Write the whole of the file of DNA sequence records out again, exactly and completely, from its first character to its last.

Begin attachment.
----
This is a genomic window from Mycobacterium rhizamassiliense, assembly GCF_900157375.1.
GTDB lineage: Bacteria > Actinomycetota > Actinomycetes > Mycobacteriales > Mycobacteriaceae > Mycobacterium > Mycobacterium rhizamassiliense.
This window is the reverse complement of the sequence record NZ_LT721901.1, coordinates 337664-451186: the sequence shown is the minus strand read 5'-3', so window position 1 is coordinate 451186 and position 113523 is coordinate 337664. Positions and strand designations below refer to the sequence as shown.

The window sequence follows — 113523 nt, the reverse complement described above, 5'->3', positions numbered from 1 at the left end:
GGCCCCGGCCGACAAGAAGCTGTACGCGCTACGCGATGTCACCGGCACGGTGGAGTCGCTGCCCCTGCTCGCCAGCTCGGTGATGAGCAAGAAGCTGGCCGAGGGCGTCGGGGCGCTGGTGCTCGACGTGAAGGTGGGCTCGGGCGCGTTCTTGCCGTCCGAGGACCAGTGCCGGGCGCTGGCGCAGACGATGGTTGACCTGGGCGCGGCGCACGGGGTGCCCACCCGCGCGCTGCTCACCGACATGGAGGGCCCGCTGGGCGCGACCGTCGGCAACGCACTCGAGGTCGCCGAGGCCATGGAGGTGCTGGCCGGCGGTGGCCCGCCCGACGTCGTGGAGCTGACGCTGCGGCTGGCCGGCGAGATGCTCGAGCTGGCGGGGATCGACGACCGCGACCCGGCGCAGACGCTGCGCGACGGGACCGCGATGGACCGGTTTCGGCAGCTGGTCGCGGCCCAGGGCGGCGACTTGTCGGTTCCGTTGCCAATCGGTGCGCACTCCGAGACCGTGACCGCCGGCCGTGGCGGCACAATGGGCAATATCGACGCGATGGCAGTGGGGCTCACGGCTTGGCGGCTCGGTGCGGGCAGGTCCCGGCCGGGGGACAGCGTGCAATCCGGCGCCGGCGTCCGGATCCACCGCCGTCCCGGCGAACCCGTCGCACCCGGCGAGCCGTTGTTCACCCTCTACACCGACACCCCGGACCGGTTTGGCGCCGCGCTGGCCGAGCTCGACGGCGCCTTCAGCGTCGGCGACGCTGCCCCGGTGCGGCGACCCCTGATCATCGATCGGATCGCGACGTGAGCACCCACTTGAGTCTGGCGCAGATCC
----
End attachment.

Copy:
This is a genomic window from Mycobacterium rhizamassiliense, assembly GCF_900157375.1.
GTDB lineage: Bacteria > Actinomycetota > Actinomycetes > Mycobacteriales > Mycobacteriaceae > Mycobacterium > Mycobacterium rhizamassiliense.
This window is the reverse complement of the sequence record NZ_LT721901.1, coordinates 337664-451186: the sequence shown is the minus strand read 5'-3', so window position 1 is coordinate 451186 and position 113523 is coordinate 337664. Positions and strand designations below refer to the sequence as shown.

The window sequence follows — 113523 nt, the reverse complement described above, 5'->3', positions numbered from 1 at the left end:
GGCCCCGGCCGACAAGAAGCTGTACGCGCTACGCGATGTCACCGGCACGGTGGAGTCGCTGCCCCTGCTCGCCAGCTCGGTGATGAGCAAGAAGCTGGCCGAGGGCGTCGGGGCGCTGGTGCTCGACGTGAAGGTGGGCTCGGGCGCGTTCTTGCCGTCCGAGGACCAGTGCCGGGCGCTGGCGCAGACGATGGTTGACCTGGGCGCGGCGCACGGGGTGCCCACCCGCGCGCTGCTCACCGACATGGAGGGCCCGCTGGGCGCGACCGTCGGCAACGCACTCGAGGTCGCCGAGGCCATGGAGGTGCTGGCCGGCGGTGGCCCGCCCGACGTCGTGGAGCTGACGCTGCGGCTGGCCGGCGAGATGCTCGAGCTGGCGGGGATCGACGACCGCGACCCGGCGCAGACGCTGCGCGACGGGACCGCGATGGACCGGTTTCGGCAGCTGGTCGCGGCCCAGGGCGGCGACTTGTCGGTTCCGTTGCCAATCGGTGCGCACTCCGAGACCGTGACCGCCGGCCGTGGCGGCACAATGGGCAATATCGACGCGATGGCAGTGGGGCTCACGGCTTGGCGGCTCGGTGCGGGCAGGTCCCGGCCGGGGGACAGCGTGCAATCCGGCGCCGGCGTCCGGATCCACCGCCGTCCCGGCGAACCCGTCGCACCCGGCGAGCCGTTGTTCACCCTCTACACCGACACCCCGGACCGGTTTGGCGCCGCGCTGGCCGAGCTCGACGGCGCCTTCAGCGTCGGCGACGCTGCCCCGGTGCGGCGACCCCTGATCATCGATCGGATCGCGACGTGAGCACCCACTTGAGTCTGGCGCAGATCC